Broadband Internet and the Stock Market Investments of Individual Investors
We study the effects of broadband internet use on the investment decisions of individual investors. A public program in Norway provides plausibly exogenous variation in internet use. Our instrumental variables estimates show that internet use causes a substantial increase in stock market participation, driven primarily by increased fund ownership. Existing investors tilt their portfolios towards funds, thereby obtaining more diversified portfolios and higher Sharpe ratios, and do not increase their trading activity in stocks. Overall, access to high-speed internet seems to spur a “democratization of finance”, with individuals making investment decisions that are more in line with the advice from portfolio theory.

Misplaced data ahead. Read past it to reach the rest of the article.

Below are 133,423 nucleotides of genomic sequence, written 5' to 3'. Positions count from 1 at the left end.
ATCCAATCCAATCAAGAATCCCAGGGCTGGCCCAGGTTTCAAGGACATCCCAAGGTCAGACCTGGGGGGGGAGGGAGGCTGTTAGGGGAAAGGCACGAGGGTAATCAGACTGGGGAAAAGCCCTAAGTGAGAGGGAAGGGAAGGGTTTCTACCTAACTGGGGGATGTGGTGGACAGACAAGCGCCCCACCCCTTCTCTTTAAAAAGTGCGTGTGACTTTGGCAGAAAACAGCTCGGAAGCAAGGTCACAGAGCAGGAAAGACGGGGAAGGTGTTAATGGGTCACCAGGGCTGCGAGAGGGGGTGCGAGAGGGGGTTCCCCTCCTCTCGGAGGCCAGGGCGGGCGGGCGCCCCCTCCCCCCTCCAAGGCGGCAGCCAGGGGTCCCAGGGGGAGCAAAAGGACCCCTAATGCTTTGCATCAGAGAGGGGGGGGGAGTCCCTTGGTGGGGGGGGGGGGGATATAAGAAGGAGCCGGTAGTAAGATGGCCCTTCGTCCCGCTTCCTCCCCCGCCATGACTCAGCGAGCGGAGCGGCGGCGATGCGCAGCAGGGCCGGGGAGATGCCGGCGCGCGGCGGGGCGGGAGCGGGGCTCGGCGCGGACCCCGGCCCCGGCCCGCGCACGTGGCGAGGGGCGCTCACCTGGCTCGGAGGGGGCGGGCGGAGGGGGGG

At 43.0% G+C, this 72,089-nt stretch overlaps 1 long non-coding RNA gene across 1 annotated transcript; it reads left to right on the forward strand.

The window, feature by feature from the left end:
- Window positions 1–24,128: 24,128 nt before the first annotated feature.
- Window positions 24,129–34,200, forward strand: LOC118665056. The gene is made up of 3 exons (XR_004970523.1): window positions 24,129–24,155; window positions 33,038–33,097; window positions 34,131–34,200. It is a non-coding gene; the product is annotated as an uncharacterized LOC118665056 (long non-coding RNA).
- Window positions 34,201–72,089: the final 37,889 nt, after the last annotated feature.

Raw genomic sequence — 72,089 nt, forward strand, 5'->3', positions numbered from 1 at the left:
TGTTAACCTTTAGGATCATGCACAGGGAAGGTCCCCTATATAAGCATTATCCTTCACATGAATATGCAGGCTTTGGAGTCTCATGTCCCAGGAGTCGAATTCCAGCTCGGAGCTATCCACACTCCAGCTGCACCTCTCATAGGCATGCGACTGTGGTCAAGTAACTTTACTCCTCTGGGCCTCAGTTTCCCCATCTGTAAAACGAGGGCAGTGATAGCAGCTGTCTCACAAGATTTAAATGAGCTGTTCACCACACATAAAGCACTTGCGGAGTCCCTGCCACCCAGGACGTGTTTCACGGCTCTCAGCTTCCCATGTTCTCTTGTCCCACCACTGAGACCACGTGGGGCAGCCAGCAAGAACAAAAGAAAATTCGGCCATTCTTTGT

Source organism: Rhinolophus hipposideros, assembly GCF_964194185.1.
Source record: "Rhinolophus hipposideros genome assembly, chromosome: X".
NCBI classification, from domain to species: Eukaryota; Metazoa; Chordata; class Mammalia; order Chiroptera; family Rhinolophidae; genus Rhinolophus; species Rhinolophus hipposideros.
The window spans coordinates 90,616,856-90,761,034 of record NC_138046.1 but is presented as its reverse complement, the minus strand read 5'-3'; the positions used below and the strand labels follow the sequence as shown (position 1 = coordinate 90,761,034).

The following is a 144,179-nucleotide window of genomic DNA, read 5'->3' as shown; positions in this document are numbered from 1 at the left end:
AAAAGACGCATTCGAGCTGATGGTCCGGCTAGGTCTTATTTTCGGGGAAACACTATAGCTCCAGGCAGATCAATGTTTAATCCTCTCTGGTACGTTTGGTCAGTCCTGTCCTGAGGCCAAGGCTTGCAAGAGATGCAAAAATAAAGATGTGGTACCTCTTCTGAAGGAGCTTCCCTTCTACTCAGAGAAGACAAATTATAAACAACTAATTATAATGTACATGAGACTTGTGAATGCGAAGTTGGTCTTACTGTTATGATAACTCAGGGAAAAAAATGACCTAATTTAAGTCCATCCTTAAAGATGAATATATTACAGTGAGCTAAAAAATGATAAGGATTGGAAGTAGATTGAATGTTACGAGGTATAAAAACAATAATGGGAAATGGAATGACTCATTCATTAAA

We thank Terrance Odean, Paolo Sodini, and Rick Townsend for valuable comments. This work has received financial support from the Norwegian Research Council, grant numbers 250215 (Finansmarkedsfondet) and 295901. We thank the Norwegian Central Securities Depository, DNB, and Nordea for providing data. Grant Hayes and Petter Nilsen have provided excellent research assistance. The views expressed herein are those of the authors and do not necessarily reflect the views of the National Bureau of Economic Research.